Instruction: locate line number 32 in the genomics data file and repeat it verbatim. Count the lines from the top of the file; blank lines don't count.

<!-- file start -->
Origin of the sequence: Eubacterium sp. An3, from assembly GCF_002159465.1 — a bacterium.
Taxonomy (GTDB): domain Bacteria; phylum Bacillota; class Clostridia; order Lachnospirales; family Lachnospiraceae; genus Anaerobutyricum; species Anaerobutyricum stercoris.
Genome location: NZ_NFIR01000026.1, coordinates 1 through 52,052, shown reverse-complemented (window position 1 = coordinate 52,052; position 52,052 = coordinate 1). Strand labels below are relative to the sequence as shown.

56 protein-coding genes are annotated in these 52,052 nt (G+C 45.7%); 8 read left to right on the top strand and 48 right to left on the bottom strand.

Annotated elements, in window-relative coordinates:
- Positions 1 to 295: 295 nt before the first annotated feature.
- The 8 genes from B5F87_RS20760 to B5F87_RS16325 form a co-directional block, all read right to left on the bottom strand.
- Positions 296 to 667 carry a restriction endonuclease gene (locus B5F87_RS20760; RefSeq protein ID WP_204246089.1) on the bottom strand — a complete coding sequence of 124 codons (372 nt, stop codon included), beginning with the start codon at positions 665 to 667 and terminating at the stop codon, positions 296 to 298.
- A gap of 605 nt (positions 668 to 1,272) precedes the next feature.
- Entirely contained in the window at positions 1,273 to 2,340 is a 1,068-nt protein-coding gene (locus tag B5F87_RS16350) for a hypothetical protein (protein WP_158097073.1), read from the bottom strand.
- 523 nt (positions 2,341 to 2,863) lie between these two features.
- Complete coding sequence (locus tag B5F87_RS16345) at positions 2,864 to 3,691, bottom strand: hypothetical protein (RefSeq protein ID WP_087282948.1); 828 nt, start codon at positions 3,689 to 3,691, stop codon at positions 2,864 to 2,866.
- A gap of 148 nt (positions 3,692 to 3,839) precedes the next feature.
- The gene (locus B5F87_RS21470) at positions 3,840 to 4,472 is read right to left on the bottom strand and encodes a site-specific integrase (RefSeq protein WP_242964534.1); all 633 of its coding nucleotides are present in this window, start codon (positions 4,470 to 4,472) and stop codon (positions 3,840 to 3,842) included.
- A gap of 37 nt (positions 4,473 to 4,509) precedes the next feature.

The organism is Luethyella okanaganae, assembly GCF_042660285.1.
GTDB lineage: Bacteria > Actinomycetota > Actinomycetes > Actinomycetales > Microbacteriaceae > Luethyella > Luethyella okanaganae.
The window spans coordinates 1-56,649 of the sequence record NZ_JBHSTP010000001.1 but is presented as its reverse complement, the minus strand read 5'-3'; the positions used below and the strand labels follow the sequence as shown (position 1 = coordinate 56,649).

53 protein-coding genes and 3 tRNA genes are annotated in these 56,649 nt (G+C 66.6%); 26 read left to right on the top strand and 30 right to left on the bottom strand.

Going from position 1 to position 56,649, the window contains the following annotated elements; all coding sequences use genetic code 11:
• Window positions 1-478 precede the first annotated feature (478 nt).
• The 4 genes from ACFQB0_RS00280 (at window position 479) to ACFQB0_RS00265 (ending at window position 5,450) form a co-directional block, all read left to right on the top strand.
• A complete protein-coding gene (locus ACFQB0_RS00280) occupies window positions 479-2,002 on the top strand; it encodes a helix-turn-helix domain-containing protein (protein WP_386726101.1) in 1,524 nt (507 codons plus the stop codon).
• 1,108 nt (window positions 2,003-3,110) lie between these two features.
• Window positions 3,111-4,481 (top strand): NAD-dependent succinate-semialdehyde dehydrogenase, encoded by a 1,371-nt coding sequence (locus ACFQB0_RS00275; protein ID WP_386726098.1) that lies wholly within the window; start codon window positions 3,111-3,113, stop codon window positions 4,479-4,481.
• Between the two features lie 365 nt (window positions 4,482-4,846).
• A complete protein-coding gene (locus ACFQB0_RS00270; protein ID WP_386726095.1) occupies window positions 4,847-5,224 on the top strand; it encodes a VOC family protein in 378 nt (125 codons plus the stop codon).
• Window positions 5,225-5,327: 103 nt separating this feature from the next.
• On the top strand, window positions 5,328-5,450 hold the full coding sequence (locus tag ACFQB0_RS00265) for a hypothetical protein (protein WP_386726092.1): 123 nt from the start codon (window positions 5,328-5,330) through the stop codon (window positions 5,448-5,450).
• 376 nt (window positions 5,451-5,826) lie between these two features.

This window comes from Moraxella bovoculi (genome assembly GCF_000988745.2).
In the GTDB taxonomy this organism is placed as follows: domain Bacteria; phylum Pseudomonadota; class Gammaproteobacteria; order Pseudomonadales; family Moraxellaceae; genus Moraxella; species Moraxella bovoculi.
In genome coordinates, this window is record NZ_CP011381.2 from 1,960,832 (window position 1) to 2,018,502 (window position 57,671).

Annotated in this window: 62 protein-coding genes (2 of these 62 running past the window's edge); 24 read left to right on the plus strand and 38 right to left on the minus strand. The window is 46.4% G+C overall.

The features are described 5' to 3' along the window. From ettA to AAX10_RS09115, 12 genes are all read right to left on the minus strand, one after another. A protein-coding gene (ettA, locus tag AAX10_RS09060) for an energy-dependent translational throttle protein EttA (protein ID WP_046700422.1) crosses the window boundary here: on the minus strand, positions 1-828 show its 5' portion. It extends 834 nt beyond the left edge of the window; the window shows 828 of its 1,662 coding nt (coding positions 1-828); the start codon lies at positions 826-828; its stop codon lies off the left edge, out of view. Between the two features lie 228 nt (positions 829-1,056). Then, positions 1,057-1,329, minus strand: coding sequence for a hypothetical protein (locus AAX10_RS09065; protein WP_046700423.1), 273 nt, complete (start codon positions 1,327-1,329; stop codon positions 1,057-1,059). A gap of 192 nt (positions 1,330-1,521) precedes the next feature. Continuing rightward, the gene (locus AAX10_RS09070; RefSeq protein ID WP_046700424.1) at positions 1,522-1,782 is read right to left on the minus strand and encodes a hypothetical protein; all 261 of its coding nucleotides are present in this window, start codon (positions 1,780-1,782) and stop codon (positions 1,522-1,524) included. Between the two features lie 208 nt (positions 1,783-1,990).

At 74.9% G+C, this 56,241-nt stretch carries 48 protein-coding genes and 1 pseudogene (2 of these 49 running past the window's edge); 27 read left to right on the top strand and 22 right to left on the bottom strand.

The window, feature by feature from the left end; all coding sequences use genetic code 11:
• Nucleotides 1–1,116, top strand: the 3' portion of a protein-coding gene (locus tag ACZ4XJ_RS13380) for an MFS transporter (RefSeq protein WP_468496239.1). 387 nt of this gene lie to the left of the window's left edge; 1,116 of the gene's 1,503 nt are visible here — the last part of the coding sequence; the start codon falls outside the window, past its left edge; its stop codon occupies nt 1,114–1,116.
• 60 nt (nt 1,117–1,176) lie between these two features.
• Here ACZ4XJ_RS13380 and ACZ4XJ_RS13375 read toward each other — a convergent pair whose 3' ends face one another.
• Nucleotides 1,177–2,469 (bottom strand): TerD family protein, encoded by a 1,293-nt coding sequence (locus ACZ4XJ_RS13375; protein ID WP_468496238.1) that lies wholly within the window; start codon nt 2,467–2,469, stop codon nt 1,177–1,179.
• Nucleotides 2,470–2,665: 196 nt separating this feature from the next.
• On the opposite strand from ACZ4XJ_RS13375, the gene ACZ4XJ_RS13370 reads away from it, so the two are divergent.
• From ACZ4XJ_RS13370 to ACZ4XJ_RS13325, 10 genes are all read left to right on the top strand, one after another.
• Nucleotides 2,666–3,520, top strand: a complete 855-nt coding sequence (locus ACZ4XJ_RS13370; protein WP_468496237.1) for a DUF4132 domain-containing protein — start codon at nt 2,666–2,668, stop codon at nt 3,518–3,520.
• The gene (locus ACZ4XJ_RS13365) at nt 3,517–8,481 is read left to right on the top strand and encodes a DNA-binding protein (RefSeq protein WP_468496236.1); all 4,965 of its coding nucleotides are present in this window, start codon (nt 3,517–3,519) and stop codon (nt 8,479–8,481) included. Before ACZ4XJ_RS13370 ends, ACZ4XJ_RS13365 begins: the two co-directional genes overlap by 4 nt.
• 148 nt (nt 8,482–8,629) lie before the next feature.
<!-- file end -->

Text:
In the GTDB taxonomy this organism is placed as follows: domain Bacteria; phylum Pseudomonadota; class Gammaproteobacteria; order Pseudomonadales; family Moraxellaceae; genus Moraxella; species Moraxella bovoculi.